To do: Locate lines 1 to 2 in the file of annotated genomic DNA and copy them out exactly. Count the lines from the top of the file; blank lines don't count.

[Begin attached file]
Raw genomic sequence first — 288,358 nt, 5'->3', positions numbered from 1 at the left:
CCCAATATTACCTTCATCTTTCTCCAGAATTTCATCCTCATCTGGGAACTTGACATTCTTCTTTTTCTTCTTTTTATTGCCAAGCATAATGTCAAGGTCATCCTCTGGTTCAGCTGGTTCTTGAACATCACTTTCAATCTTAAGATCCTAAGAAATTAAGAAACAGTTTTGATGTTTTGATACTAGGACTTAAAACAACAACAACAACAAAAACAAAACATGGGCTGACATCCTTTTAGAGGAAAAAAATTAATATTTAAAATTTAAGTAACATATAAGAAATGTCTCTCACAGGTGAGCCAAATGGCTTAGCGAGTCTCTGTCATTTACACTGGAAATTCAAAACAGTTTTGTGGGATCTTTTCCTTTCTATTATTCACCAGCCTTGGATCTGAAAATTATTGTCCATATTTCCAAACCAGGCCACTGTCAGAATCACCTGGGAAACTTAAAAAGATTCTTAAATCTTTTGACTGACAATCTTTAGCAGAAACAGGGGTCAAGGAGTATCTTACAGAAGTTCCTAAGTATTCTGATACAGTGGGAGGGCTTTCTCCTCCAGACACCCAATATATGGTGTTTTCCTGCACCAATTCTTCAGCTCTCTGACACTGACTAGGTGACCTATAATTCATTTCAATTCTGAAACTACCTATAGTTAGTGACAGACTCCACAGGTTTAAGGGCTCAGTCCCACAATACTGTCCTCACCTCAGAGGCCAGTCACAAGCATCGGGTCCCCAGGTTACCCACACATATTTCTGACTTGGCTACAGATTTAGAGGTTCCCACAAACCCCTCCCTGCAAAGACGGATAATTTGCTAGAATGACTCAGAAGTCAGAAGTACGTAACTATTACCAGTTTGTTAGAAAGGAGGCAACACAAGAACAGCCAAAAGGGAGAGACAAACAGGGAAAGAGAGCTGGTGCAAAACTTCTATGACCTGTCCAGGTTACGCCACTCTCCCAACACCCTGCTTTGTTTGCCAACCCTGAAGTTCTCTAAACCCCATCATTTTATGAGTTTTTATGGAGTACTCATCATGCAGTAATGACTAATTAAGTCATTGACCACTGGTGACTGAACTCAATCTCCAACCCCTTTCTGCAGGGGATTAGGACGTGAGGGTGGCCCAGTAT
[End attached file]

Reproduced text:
Raw genomic sequence first — 288,358 nt, 5'->3', positions numbered from 1 at the left:
CCCAATATTACCTTCATCTTTCTCCAGAATTTCATCCTCATCTGGGAACTTGACATTCTTCTTTTTCTTCTTTTTATTGCCAAGCATAATGTCAAGGTCATCCTCTGGTTCAGCTGGTTCTTGAACATCACTTTCAATCTTAAGATCCTAAGAAATTAAGAAACAGTTTTGATGTTTTGATACTAGGACTTAAAACAACAACAACAACAAAAACAAAACATGGGCTGACATCCTTTTAGAGGAAAAAAATTAATATTTAAAATTTAAGTAACATATAAGAAATGTCTCTCACAGGTGAGCCAAATGGCTTAGCGAGTCTCTGTCATTTACACTGGAAATTCAAAACAGTTTTGTGGGATCTTTTCCTTTCTATTATTCACCAGCCTTGGATCTGAAAATTATTGTCCATATTTCCAAACCAGGCCACTGTCAGAATCACCTGGGAAACTTAAAAAGATTCTTAAATCTTTTGACTGACAATCTTTAGCAGAAACAGGGGTCAAGGAGTATCTTACAGAAGTTCCTAAGTATTCTGATACAGTGGGAGGGCTTTCTCCTCCAGACACCCAATATATGGTGTTTTCCTGCACCAATTCTTCAGCTCTCTGACACTGACTAGGTGACCTATAATTCATTTCAATTCTGAAACTACCTATAGTTAGTGACAGACTCCACAGGTTTAAGGGCTCAGTCCCACAATACTGTCCTCACCTCAGAGGCCAGTCACAAGCATCGGGTCCCCAGGTTACCCACACATATTTCTGACTTGGCTACAGATTTAGAGGTTCCCACAAACCCCTCCCTGCAAAGACGGATAATTTGCTAGAATGACTCAGAAGTCAGAAGTACGTAACTATTACCAGTTTGTTAGAAAGGAGGCAACACAAGAACAGCCAAAAGGGAGAGACAAACAGGGAAAGAGAGCTGGTGCAAAACTTCTATGACCTGTCCAGGTTACGCCACTCTCCCAACACCCTGCTTTGTTTGCCAACCCTGAAGTTCTCTAAACCCCATCATTTTATGAGTTTTTATGGAGTACTCATCATGCAGTAATGACTAATTAAGTCATTGACCACTGGTGACTGAACTCAATCTCCAACCCCTTTCTGCAGGGGATTAGGACGTGAGGGTGGCCCAGTAT